Following on from the acclaimed (and Oscar-nominated) The Story Of The Weeping Camel, Byambasuren Davaa‘s new film The Cave Of The Yellow Dog retains the simple premise, quiet pace and flirtations with sentimentality. Following a nomad girl, Nansal, who finds a puppy hiding in the cave and petitions her parents to let her keep him, the film uses its setting to explore the challenges and decisions facing nomadic families in Mongolia as their lifestyle becomes harder to maintain, and parents have to prepare their children for a radically different future.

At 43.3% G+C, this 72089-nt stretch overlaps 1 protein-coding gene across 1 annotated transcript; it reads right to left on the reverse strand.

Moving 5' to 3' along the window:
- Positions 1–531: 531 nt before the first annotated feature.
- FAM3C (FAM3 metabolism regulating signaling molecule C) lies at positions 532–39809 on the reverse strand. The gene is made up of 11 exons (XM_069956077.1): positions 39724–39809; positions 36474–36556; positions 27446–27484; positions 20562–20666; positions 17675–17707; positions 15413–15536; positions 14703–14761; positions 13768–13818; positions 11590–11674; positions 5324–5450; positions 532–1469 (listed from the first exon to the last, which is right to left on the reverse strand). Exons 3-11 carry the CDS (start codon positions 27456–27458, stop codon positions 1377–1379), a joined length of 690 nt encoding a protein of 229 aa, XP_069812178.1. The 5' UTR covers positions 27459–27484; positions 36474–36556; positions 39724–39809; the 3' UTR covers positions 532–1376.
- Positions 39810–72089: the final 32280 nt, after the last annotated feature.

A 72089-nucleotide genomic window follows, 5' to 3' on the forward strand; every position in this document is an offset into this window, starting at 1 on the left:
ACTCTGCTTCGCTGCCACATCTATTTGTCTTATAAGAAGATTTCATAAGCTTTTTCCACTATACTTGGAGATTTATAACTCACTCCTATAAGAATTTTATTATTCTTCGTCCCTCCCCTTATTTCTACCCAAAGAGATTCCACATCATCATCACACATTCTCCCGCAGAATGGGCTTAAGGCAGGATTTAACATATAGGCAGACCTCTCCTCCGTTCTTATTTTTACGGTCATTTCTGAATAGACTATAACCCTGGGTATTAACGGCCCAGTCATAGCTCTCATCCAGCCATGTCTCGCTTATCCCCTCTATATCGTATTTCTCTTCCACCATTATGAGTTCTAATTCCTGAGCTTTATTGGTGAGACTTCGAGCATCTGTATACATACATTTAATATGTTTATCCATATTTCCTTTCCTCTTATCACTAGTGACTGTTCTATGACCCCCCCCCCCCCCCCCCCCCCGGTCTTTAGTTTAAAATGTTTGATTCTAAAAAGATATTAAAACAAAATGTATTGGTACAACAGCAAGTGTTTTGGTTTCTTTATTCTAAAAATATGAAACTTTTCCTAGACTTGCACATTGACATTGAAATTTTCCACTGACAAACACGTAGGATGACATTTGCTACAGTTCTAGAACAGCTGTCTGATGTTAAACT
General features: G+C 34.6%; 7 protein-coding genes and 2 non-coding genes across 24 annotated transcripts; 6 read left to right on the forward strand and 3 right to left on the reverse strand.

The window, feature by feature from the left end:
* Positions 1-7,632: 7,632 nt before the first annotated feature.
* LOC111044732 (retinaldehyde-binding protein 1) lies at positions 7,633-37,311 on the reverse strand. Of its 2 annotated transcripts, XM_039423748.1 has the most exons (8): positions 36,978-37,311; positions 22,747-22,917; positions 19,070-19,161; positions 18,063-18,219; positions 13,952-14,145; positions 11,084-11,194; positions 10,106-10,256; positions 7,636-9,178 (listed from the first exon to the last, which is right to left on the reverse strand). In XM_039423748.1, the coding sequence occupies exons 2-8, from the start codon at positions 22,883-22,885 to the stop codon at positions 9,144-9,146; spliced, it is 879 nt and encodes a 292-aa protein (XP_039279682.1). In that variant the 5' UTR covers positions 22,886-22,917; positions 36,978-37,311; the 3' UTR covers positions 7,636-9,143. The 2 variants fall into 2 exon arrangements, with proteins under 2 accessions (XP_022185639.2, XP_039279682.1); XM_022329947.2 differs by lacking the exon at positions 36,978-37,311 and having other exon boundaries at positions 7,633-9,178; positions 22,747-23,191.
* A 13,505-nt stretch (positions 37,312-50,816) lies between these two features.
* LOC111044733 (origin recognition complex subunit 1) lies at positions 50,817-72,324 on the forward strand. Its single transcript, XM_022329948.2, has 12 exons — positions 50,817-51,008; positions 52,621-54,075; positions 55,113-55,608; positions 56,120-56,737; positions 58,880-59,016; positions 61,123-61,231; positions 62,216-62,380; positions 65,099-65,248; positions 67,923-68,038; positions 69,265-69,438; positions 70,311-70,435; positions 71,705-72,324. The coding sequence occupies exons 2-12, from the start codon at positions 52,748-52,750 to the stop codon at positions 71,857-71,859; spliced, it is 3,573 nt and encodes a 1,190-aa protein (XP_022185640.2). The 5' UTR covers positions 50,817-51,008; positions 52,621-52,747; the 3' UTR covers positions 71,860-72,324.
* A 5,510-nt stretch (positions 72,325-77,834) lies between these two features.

The film lacks the magical quality of its predecessor, but compensates with fascinating scenes of the family packing up their yurt and arranging their belongings for the seasonal migration. The languorous pace, and chance encounters in the Mongolian hills also added a sense of magic, particularly as we prepare to visit Mongolia this coming summer. That connection won’t help everyone, and some may well find it all a little too twee, but it’s a good way to relax and observe a significantly different culture and landscape.
(For those in Grand Rapids, The Cave Of The Yellow Dog is playing at UICA until Thursday 25th).